$ sudo port install openjade

This installs openjade into /opt/local/share/sgml/openjade. Unfortunately, there's no Docbook SGML in macports, so i followed the PostgreSQL instructions and downloaded the following packages:

ISO 8879 Entities

The ISO 8879 character entities can also be obtained from macports:

$ sudo port install iso8879

This is what I preferred. I went on and installed the DocBook DTD and DocBook DSSSL packages as described in the PostgreSQL Documentation. Instead of /usr/local/share/sgml i've used the already created directory /opt/local/share/sgml, used by macports. Unzipping the downloaded archives gives the following layout:

drwxr-xr-x 36 root admin 1,2K 3 Sep 23:45 docbook/
drwxr-xr-x 21 root admin 714B 3 Sep 23:34 docbook-dsssl-1.79/
drwxr-xr-x 22 root admin 748B 3 Sep 14:10 iso8879/
drwxr-xr-x 12 root admin 408B 4 Sep 10:24 openjade/

Because the ISO character entities are located outside the docbook directories, I needed to adjust the catalog file /opt/local/share/sgml/docbook/ I dumped the whole entity section from the file and added a CATALOG reference instead:

$ cat docbook/
-- ...................................................................... --
-- ISO entity sets ...................................................... --
CATALOG "../iso8879/catalog"

This references /opt/local/share/sgml/iso8879/catalog which includes all ISO character entities then. Afterwards i tried PostgreSQL configure, unfortunately that didn't work. The first problem i've encountered was that /opt/local/bin/ wasn't installed with executable rights:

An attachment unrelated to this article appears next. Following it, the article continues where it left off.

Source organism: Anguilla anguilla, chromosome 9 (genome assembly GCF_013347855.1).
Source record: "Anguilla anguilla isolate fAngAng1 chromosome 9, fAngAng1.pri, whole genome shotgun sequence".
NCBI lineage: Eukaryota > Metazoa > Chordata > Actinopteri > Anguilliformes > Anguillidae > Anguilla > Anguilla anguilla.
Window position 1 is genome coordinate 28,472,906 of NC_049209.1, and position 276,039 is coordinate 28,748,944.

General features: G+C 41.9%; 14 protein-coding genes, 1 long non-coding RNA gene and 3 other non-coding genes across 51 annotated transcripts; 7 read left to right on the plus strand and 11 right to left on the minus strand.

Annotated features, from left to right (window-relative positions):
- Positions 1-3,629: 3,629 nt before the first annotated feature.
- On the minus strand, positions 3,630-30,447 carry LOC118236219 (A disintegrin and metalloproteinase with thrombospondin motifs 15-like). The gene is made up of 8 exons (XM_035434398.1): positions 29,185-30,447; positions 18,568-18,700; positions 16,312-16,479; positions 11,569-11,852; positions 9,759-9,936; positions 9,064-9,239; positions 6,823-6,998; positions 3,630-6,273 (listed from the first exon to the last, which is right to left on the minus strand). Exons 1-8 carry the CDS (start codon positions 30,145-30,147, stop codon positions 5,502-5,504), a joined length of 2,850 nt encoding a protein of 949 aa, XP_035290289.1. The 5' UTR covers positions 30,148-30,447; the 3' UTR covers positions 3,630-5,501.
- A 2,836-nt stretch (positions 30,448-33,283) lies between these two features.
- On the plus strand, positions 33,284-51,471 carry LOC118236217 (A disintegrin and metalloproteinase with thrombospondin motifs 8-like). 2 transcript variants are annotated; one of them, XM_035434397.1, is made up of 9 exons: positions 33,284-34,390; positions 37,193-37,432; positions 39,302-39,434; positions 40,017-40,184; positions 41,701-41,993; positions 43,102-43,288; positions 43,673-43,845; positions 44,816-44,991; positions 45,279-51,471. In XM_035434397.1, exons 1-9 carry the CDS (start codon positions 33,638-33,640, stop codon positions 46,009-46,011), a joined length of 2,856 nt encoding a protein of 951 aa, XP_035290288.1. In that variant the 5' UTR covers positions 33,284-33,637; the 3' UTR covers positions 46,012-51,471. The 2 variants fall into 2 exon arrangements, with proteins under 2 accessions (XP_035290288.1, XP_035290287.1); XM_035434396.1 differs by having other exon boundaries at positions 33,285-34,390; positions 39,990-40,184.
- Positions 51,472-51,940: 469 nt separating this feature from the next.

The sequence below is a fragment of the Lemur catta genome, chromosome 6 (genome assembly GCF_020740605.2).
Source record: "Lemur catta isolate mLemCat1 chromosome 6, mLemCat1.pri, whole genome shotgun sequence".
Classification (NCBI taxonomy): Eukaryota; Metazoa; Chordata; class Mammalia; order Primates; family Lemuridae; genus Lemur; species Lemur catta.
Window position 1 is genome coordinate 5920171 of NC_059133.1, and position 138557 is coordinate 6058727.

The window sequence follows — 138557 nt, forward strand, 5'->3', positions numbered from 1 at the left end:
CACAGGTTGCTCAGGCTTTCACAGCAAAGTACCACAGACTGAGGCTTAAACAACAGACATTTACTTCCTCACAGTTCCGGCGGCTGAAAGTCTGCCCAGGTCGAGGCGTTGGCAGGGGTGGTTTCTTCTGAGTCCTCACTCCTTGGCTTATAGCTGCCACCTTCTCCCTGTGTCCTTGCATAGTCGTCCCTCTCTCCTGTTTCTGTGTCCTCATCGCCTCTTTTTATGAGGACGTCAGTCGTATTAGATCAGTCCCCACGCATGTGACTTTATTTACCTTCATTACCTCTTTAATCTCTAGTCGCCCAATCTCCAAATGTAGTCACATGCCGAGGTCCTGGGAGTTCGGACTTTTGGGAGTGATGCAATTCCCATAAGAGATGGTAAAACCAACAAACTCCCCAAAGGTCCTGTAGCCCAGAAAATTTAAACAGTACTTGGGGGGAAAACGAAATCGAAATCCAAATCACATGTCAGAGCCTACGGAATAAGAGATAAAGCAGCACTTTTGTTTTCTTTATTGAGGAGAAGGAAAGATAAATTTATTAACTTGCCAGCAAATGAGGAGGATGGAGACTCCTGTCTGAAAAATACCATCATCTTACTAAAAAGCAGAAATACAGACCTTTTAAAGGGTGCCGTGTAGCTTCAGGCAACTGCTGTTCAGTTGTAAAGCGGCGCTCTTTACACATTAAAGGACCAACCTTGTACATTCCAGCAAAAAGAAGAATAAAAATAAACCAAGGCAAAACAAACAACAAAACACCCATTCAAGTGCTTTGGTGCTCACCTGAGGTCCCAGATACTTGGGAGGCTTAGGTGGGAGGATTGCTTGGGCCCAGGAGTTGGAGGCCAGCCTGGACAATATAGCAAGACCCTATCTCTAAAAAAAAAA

-rw-r--r-- 2 root admin 17503 3 Sep 15:21

configure was not able to locate the script (so, what's the point in installing a script in a bin directory without executable flags??). Firing a chmod a+x /opt/local/bin/ fixed that issue. Another problem was, that openjade wasn't able to find the docbook DTD's. After trying around a little bit, i realized that openjade looks into /opt/local/share/sgml, not in /opt/local/share/sgml/openjade, as someone might expect. I created a symlink to openjade/catalog. At a first try this didn't work either. Foolish as i am, i forgot that the catalog file references the objects with relative paths. Creating a separate catalog file in /opt/local/share/sgml/catalog did the job finally:

$ cat /opt/local/share/sgml/catalog
PUBLIC "-//James Clark//DTD DSSSL Flow Object Tree//EN" "openjade/fot.dtd"
PUBLIC "ISO/IEC 10179:1996//DTD DSSSL Architecture//EN" "openjade/dsssl.dtd"
PUBLIC "-//James Clark//DTD DSSSL Style Sheet//EN" "openjade/style-sheet.dtd"
PUBLIC "-//OpenJade//DTD DSSSL Style Sheet//EN" "openjade/style-sheet.dtd"
SYSTEM "openjade/builtins.dsl" "openjade/builtins.dsl"
CATALOG "docbook/"
CATALOG "docbook-dsssl-1.79/catalog"

The directory layout i'm going to work with looks as follows:

-rw-r--r-- 1 root admin 541 4 Sep 10:22 catalog
drwxr-xr-x 18 root admin 612 4 Sep 15:03 docbook/
drwxr-xr-x 21 root admin 714 3 Sep 23:34 docbook-dsssl-1.79/
drwxr-xr-x 7 root admin 238 3 Sep 14:10 html/
drwxr-xr-x 22 root admin 748 3 Sep 14:10 iso8879/
drwxr-xr-x 12 root admin 408 4 Sep 10:24 openjade/

The HTML docs are finally build by the commands

$ eval ./configure $(pg_config --configure) DOCBOOKSTYLE=/opt/local/share/sgml/
$ cd doc/src/sgml; make

Leave your comments if you have some additional suggestions or better ideas.